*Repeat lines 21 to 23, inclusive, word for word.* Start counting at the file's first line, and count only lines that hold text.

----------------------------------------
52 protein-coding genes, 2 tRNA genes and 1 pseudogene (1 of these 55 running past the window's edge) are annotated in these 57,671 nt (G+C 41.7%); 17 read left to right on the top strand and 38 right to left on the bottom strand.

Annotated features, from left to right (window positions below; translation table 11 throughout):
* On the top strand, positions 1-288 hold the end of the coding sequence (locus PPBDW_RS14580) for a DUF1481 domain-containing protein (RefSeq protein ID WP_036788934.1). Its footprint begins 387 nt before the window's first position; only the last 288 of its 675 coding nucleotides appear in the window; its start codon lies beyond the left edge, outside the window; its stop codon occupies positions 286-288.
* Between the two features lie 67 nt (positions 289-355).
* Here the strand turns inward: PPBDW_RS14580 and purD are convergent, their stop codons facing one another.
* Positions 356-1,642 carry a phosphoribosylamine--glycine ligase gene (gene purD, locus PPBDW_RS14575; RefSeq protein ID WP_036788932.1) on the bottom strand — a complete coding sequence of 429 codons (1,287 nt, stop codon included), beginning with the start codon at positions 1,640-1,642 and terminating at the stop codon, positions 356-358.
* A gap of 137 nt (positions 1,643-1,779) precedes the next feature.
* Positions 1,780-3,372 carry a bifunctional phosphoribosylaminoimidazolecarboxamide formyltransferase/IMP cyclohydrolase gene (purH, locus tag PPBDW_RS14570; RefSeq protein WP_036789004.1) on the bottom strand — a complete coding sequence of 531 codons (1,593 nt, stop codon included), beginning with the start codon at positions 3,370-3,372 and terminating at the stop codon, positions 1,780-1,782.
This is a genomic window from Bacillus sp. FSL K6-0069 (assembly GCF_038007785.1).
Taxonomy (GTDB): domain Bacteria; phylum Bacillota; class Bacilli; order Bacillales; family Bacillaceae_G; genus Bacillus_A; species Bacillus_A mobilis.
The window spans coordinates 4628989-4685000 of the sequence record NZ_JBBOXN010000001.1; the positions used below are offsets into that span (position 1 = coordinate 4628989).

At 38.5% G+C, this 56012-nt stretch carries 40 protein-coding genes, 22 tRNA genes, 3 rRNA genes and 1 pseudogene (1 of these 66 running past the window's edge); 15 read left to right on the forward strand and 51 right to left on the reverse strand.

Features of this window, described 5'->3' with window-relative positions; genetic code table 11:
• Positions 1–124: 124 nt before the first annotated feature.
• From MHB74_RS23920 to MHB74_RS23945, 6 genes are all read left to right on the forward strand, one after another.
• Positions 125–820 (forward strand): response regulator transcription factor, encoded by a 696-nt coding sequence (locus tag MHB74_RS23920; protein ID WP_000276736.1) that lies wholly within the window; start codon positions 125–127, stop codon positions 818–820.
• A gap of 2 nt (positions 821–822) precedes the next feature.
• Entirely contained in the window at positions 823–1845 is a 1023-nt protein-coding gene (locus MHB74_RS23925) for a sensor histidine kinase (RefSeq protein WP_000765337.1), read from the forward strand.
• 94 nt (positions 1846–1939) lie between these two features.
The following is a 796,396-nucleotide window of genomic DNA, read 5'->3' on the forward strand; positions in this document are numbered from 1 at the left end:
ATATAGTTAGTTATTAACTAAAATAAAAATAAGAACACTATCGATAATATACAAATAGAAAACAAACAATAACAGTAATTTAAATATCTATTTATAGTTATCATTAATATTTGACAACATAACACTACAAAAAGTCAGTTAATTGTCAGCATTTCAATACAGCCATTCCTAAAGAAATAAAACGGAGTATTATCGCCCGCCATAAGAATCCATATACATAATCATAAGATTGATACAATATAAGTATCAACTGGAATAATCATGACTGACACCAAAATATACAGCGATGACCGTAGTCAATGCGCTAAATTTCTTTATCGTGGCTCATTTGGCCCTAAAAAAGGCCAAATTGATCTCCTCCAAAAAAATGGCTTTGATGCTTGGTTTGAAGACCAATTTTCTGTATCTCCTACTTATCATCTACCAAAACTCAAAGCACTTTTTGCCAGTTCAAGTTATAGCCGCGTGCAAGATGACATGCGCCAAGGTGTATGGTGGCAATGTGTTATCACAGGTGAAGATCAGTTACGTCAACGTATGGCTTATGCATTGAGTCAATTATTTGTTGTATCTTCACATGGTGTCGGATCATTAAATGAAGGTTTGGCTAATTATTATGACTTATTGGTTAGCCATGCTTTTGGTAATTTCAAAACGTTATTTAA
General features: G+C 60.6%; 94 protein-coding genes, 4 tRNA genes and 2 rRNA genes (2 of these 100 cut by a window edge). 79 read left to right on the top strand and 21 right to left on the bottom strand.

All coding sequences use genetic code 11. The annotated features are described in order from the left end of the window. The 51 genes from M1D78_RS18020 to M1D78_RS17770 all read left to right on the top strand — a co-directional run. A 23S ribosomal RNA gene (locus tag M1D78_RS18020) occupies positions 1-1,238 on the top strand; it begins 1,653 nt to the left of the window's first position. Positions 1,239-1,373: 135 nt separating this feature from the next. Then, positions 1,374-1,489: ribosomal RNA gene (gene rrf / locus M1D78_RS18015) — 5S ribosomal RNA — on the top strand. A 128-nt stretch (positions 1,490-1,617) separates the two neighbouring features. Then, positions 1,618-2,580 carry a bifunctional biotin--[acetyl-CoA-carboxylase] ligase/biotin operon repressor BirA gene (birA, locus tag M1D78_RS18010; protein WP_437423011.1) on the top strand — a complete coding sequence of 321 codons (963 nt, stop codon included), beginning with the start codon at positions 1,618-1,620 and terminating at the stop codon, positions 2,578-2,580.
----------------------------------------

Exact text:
ATATAGTTAGTTATTAACTAAAATAAAAATAAGAACACTATCGATAATATACAAATAGAAAACAAACAATAACAGTAATTTAAATATCTATTTATAGTTATCATTAATATTTGACAACATAACACTACAAAAAGTCAGTTAATTGTCAGCATTTCAATACAGCCATTCCTAAAGAAATAAAACGGAGTATTATCGCCCGCCATAAGAATCCATATACATAATCATAAGATTGATACAATATAAGTATCAACTGGAATAATCATGACTGACACCAAAATATACAGCGATGACCGTAGTCAATGCGCTAAATTTCTTTATCGTGGCTCATTTGGCCCTAAAAAAGGCCAAATTGATCTCCTCCAAAAAAATGGCTTTGATGCTTGGTTTGAAGACCAATTTTCTGTATCTCCTACTTATCATCTACCAAAACTCAAAGCACTTTTTGCCAGTTCAAGTTATAGCCGCGTGCAAGATGACATGCGCCAAGGTGTATGGTGGCAATGTGTTATCACAGGTGAAGATCAGTTACGTCAACGTATGGCTTATGCATTGAGTCAATTATTTGTTGTATCTTCACATGGTGTCGGATCATTAAATGAAGGTTTGGCTAATTATTATGACTTATTGGTTAGCCATGCTTTTGGTAATTTCAAAACGTTATTTAA
General features: G+C 60.6%; 94 protein-coding genes, 4 tRNA genes and 2 rRNA genes (2 of these 100 cut by a window edge). 79 read left to right on the top strand and 21 right to left on the bottom strand.

All coding sequences use genetic code 11. The annotated features are described in order from the left end of the window. The 51 genes from M1D78_RS18020 to M1D78_RS17770 all read left to right on the top strand — a co-directional run. A 23S ribosomal RNA gene (locus tag M1D78_RS18020) occupies positions 1-1,238 on the top strand; it begins 1,653 nt to the left of the window's first position. Positions 1,239-1,373: 135 nt separating this feature from the next. Then, positions 1,374-1,489: ribosomal RNA gene (gene rrf / locus M1D78_RS18015) — 5S ribosomal RNA — on the top strand. A 128-nt stretch (positions 1,490-1,617) separates the two neighbouring features. Then, positions 1,618-2,580 carry a bifunctional biotin--[acetyl-CoA-carboxylase] ligase/biotin operon repressor BirA gene (birA, locus tag M1D78_RS18010; protein WP_437423011.1) on the top strand — a complete coding sequence of 321 codons (963 nt, stop codon included), beginning with the start codon at positions 1,618-1,620 and terminating at the stop codon, positions 2,578-2,580.